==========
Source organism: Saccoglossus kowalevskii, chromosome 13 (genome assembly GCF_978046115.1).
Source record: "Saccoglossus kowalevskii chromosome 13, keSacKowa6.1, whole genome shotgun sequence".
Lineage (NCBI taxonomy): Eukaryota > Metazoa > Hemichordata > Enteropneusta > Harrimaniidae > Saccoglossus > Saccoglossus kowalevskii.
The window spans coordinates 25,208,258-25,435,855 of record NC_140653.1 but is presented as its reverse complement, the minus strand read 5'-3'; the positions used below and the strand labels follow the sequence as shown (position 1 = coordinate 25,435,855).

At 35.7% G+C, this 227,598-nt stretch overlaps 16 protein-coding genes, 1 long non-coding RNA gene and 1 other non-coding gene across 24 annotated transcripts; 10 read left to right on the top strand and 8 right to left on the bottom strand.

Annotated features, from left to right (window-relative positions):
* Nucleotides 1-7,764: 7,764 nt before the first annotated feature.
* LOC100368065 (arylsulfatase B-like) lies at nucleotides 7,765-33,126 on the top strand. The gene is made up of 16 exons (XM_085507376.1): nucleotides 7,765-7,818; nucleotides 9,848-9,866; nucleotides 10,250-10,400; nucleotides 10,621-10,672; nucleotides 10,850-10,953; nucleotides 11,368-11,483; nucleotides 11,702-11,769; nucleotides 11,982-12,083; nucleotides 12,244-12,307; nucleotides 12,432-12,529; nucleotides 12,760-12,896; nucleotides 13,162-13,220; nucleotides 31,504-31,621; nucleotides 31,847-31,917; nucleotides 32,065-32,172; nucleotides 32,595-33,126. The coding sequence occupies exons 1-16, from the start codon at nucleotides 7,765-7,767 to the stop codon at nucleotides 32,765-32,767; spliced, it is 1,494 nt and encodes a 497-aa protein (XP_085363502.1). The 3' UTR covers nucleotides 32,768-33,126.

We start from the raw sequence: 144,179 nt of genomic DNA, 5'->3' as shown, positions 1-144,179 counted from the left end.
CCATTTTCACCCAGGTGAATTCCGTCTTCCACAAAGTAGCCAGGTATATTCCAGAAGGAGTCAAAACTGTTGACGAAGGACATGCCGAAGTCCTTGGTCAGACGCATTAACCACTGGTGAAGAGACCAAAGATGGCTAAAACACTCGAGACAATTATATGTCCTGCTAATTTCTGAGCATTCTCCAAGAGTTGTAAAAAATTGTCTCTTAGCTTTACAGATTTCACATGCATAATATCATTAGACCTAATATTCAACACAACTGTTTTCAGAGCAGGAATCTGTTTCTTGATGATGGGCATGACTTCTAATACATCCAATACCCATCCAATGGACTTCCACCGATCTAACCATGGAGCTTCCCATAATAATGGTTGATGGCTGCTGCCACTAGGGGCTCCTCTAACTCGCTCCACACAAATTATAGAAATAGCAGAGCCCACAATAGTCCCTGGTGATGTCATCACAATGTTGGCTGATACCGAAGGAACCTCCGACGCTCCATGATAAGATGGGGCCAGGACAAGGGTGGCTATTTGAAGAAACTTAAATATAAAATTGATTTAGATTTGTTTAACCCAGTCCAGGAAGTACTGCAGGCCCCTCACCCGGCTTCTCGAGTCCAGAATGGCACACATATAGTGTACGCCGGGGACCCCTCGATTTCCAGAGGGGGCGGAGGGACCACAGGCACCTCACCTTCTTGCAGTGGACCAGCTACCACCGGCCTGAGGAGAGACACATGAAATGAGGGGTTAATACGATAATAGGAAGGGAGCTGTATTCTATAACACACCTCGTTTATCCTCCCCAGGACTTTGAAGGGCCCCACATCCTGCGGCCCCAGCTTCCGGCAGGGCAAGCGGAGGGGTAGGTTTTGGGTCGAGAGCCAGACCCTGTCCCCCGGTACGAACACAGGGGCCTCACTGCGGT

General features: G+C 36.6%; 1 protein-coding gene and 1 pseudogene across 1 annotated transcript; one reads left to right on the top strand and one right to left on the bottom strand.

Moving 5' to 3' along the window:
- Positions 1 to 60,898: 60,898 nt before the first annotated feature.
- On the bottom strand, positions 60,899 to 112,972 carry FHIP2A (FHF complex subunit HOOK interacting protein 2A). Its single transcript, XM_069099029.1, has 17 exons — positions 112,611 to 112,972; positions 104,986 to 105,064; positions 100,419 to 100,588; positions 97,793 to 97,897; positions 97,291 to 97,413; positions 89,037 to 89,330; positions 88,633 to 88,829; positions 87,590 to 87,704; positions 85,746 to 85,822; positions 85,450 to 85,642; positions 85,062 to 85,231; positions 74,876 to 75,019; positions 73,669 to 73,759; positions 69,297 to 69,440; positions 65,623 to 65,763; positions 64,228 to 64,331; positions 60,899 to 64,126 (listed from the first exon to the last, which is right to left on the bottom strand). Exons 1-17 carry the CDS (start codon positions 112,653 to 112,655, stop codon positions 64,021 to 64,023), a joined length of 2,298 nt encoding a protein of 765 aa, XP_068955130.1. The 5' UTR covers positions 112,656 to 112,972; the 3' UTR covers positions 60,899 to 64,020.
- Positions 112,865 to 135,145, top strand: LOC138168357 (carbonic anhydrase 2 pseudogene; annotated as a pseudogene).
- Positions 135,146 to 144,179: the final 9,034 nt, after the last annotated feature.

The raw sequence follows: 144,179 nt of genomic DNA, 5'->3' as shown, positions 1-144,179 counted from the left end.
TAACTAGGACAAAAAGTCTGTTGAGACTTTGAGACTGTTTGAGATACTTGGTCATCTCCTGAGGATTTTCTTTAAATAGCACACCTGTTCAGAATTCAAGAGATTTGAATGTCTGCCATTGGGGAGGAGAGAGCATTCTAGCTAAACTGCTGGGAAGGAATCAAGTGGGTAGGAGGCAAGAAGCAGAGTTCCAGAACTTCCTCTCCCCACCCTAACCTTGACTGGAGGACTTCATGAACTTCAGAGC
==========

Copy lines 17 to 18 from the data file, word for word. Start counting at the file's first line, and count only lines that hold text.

The raw sequence follows: 144,179 nt of genomic DNA, 5'->3' as shown, positions 1-144,179 counted from the left end.
TAACTAGGACAAAAAGTCTGTTGAGACTTTGAGACTGTTTGAGATACTTGGTCATCTCCTGAGGATTTTCTTTAAATAGCACACCTGTTCAGAATTCAAGAGATTTGAATGTCTGCCATTGGGGAGGAGAGAGCATTCTAGCTAAACTGCTGGGAAGGAATCAAGTGGGTAGGAGGCAAGAAGCAGAGTTCCAGAACTTCCTCTCCCCACCCTAACCTTGACTGGAGGACTTCATGAACTTCAGAGC